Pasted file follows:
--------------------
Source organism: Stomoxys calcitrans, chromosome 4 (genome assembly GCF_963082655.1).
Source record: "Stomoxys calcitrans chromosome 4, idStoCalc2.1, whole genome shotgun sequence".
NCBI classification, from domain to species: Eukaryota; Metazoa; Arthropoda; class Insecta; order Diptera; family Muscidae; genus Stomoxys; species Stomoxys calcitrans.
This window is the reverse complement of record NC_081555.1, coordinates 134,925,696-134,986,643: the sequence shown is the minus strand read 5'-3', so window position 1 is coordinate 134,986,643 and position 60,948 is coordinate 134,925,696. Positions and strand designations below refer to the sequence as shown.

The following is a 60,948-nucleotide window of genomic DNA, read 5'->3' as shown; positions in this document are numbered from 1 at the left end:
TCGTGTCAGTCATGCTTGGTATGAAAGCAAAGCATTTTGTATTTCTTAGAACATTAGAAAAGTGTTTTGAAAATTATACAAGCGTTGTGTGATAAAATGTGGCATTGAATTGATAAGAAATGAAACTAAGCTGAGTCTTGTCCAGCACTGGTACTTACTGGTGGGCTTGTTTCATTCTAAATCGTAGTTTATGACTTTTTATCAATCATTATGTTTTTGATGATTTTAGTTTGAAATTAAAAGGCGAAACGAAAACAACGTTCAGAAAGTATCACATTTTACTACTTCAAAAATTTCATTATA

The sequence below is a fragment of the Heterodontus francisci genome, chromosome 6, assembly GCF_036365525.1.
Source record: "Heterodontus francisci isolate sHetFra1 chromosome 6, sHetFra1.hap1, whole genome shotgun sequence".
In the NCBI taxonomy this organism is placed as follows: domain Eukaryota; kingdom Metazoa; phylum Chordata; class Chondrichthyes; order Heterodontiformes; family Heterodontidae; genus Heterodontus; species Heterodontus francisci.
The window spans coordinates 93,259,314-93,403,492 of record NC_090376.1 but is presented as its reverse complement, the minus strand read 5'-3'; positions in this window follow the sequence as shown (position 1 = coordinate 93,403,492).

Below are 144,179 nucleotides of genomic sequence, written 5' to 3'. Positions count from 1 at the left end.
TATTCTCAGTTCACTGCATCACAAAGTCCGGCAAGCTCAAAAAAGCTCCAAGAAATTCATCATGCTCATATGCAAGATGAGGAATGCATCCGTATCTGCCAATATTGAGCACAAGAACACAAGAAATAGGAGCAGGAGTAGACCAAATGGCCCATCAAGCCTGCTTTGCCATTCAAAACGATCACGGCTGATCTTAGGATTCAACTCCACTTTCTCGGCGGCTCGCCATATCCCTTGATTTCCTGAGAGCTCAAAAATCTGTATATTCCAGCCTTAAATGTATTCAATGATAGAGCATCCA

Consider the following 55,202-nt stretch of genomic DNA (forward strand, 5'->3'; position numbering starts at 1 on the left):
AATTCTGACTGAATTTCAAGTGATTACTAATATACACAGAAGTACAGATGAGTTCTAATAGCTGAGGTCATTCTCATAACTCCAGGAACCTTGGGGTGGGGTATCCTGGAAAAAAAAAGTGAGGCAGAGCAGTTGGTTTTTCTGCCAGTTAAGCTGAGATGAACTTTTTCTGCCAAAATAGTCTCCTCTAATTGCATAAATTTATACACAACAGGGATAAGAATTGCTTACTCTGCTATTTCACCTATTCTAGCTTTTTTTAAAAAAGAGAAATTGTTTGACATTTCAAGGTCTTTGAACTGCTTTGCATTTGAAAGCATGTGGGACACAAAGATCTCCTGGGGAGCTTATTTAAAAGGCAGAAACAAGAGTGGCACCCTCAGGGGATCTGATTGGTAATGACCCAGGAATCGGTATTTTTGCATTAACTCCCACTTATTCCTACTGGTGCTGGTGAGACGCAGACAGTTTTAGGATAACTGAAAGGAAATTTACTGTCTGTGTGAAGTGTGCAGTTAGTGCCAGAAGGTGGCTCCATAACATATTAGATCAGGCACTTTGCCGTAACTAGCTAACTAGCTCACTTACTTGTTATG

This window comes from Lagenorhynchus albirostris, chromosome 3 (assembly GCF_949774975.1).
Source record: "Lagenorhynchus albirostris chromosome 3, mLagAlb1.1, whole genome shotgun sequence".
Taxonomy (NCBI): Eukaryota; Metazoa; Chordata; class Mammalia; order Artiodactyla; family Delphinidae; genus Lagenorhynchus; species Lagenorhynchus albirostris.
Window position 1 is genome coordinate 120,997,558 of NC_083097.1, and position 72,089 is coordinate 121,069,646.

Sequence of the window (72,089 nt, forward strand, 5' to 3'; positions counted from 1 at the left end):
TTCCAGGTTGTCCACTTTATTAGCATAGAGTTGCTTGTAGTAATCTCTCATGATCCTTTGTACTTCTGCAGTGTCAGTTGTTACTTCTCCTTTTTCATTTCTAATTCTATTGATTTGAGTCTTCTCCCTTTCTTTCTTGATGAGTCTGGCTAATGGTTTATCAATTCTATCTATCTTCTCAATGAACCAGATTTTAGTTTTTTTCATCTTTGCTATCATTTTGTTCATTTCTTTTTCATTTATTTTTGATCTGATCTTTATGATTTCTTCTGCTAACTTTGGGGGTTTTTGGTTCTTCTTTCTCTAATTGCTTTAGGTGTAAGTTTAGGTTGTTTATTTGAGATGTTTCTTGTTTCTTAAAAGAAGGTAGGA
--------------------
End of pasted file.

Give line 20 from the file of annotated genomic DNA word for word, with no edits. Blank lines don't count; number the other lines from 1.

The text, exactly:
TTCCAGGTTGTCCACTTTATTAGCATAGAGTTGCTTGTAGTAATCTCTCATGATCCTTTGTACTTCTGCAGTGTCAGTTGTTACTTCTCCTTTTTCATTTCTAATTCTATTGATTTGAGTCTTCTCCCTTTCTTTCTTGATGAGTCTGGCTAATGGTTTATCAATTCTATCTATCTTCTCAATGAACCAGATTTTAGTTTTTTTCATCTTTGCTATCATTTTGTTCATTTCTTTTTCATTTATTTTTGATCTGATCTTTATGATTTCTTCTGCTAACTTTGGGGGTTTTTGGTTCTTCTTTCTCTAATTGCTTTAGGTGTAAGTTTAGGTTGTTTATTTGAGATGTTTCTTGTTTCTTAAAAGAAGGTAGGA